Salamanca – Estadio Municipal Reina Sofía

A growing dissatisfaction with many aspects of the modern game, has led to a rise in the number of fan owned clubs across Europe. Whether it is disquiet with the corporate sanitation of the game, or dismay at a particular club’s financial mismanagement, the surge in the number “one member, one vote” clubs, shows that there is a significant proportion of fans who have had enough of modern football. Over the years, Spanish Football has seen more than its fair share of financial mismanagement, but until the last decade, fan owned options had long been the preserve of four mainstream clubs. Barcelona, Real Madrid, Athletic Club, & Osasuna whilst all fan owned, occupy a different stratosphere from the clubs that have sprung up in recent seasons.

Un socio, un voto / One member, one vote

One group of fans to snub its nose to the excesses of the modern game, were those of of Unión Deportivo Salamanca. Left without a team to follow after the club’s liquidation in 2013, they founded Unionistas de Salamanca Club de Fútbol. The members made clear their objectives from the outset: the new team would not try to pass itself off as the former team, it would be ruled by the concept of “one member, one vote” and the most important decisions would be taken democratically. Well, that certainly impressed Vicente del Bosque, as the former UD Salamanca reserve team forward (he also won a few trophies elsewhere!) became an associate of Unionistas.

Unionistas first home – Campo Rosa Colorado/La Sindical

On 2 September 2014 Unionistas were admitted into the Primera Provincial de Salamanca, the sixth and lowest semi-professional level of Spanish football. A day later it played its first official match, losing 0-1 UD Santa Marta. Home for that first ever season was the Campo Rosa Colorado,  or La Sindical as it is known locally. That first season saw Unionistas cruise to the league title and defeat Real Salamanca Monterrey in the play-offs. With growing support, the local municipality allowed Unionista to use the Estadio Las Pistas del Helmántico, literally a short pass from UD Salamanca’s old haunt. Just one year later, the Primera Regional title was won, and victory over Onzonilla in the play-offs saw Unionistas reach the Tercera. Whilst the first season in the fourth tier saw the club finish in third place, forward momentum was halted following defeat to Olímpic de Xàtiva in the second round of the play-offs. The 2017-18 season saw continued success with a first Tercera tile, and eventual promotion to Segunda B defeating Socuéllamos with a 96th minute penalty kick.

Give Me Shelter – Unionistas gather at the other Helmántico

Unionistas’ stay at the Estadio Las Pistas del Helmántico, was a marriage of convenience. It allowed all of its not inconsiderable support to watch the club in relatively comfortable, but rather uninspiring surroundings. Opened in 1970, it has always played ugly sister to the sleek and impressive Estadio Helmántico. In fact, probably the most interesting aspect of the stadium, was the change of name between 1993-2000, when it was officially known as the Estadio Javier Sotomayor. This was in recognition of the Cuban high jumper setting a world record at the stadium on 29 July 1993. The stadium’s only spectator structures of note are found on the west side of the stadium, where two differing cantilevered covers hang over concrete bench seating. Changing facilities are found in a  three-tiered building in the south west corner of the stadium. Five steps of terracing follow the line of the athletics track on the remaining side of the enclosure.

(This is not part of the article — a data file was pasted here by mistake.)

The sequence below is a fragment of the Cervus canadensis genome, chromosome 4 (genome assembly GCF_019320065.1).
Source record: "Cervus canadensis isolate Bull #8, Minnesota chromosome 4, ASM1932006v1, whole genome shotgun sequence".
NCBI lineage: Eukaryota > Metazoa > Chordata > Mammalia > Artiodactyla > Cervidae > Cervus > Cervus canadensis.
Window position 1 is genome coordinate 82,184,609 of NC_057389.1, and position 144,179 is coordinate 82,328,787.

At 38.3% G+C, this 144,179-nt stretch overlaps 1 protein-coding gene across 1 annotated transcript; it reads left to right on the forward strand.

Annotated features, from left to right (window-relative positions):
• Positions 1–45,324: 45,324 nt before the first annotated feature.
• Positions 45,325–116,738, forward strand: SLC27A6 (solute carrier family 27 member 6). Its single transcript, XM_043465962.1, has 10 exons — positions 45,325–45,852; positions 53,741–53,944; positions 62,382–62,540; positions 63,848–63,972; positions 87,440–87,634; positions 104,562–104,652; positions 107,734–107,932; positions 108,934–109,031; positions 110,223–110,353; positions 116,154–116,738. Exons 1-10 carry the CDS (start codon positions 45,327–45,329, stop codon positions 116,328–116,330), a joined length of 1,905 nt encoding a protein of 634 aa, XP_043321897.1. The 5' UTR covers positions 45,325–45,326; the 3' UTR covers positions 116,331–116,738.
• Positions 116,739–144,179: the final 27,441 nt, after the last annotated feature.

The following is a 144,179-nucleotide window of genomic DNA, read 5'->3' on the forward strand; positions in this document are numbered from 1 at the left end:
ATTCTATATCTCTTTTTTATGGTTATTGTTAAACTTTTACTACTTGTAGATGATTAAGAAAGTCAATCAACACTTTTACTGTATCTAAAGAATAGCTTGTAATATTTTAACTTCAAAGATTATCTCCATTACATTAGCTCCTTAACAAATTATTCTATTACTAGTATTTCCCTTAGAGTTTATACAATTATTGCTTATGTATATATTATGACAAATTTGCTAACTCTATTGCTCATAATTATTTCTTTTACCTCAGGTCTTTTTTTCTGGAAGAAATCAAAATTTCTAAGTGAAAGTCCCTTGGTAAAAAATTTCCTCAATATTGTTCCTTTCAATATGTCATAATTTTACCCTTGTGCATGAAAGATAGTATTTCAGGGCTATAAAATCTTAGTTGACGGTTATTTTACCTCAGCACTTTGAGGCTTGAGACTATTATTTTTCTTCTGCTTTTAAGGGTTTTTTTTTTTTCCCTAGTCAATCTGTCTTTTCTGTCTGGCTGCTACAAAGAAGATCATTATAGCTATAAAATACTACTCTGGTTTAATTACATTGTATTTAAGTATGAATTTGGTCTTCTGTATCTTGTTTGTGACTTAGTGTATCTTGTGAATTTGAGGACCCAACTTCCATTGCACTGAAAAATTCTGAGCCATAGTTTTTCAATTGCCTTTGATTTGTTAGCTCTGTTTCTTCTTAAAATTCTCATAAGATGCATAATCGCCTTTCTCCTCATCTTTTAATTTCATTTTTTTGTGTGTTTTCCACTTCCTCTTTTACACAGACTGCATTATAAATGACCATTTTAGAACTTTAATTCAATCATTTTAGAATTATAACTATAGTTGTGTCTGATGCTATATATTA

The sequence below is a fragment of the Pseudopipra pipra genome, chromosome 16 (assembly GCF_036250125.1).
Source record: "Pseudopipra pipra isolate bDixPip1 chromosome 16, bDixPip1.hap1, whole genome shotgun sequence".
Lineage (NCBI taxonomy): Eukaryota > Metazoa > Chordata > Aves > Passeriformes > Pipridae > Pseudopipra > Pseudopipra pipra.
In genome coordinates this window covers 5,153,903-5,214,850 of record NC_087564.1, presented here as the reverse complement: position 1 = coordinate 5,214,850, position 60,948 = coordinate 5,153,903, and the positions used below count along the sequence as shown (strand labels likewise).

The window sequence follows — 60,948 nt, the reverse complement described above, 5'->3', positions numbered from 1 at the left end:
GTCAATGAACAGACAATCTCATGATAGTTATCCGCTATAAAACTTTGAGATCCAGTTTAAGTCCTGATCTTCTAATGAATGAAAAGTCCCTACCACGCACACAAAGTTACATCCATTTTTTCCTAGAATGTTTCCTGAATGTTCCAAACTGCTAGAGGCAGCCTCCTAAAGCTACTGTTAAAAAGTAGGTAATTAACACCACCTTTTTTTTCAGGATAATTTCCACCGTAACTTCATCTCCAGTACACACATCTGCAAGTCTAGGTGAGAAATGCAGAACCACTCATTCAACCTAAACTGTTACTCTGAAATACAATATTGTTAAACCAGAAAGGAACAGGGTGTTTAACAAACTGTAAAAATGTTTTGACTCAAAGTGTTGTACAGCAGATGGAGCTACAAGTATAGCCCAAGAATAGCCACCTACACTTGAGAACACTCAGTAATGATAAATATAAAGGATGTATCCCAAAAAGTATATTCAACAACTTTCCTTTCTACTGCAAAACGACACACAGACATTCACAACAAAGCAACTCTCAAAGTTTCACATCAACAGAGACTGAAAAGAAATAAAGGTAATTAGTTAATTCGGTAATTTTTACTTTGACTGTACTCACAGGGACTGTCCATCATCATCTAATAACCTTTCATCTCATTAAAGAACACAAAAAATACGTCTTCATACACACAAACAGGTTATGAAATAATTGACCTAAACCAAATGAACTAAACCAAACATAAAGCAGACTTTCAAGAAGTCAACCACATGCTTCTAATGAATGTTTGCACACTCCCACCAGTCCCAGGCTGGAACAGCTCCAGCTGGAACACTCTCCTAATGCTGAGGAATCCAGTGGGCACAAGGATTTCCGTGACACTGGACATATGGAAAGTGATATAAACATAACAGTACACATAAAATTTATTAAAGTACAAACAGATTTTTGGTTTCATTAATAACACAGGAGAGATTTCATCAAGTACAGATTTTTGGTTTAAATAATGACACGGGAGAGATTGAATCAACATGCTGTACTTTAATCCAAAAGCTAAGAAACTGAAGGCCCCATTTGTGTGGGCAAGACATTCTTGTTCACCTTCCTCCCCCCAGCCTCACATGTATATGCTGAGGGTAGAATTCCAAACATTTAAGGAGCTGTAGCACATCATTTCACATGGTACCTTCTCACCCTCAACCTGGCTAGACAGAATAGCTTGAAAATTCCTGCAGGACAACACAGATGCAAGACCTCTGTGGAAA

Estadio Las Pistas del Helmántico

Unionistas did hang around long enough at the Estadio Las Pistas del Helmántico to host Real Madrid in the Copa del Rey. True to their word, the club resisted the temptation to move the tie next door to the Estadio Helmántico or elsewhere, and whilst they lost 1-3, they were rewarded with national television coverage and a raised profile across the globe. However, Unionistas’ future lay elsewhere. The south western suburbs of Salamanca to be precise. In November 2017, the local municipality committed itself to renovate the Estadio Reina Sofia stadium in the barrio of Zurguén, close to new housing & industrial units.


The decision met with some resistance, with some asking why public funds are being used to rebuild a stadium, when in reality, there were two solutions in the north of the city at the Helmántico complex. However, the project gained momentum when another local club, Real Monterrey CF agreed to share the facility with Unionistas. At a cost of €1.5m, the renovation saw the addition of three covered stands which would raise the capacity to 4,895. New floodlights, an artificial surface and new changing & media facilities were also added. Whilst the COVID-19 pandemic delayed the project, Unionistas played their first match at the Estadio Reina Sofia on 26 September 2020, when they beat there first ever opponents, UD Santa Marta, 1-0 in the Copa RFEF.

This slideshow requires JavaScript.

Leave a Reply

Fill in your details below or click an icon to log in: Logo

You are commenting using your account. Log Out /  Change )

Facebook photo

You are commenting using your Facebook account. Log Out /  Change )

Connecting to %s

%d bloggers like this:
search previous next tag category expand menu location phone mail time cart zoom edit close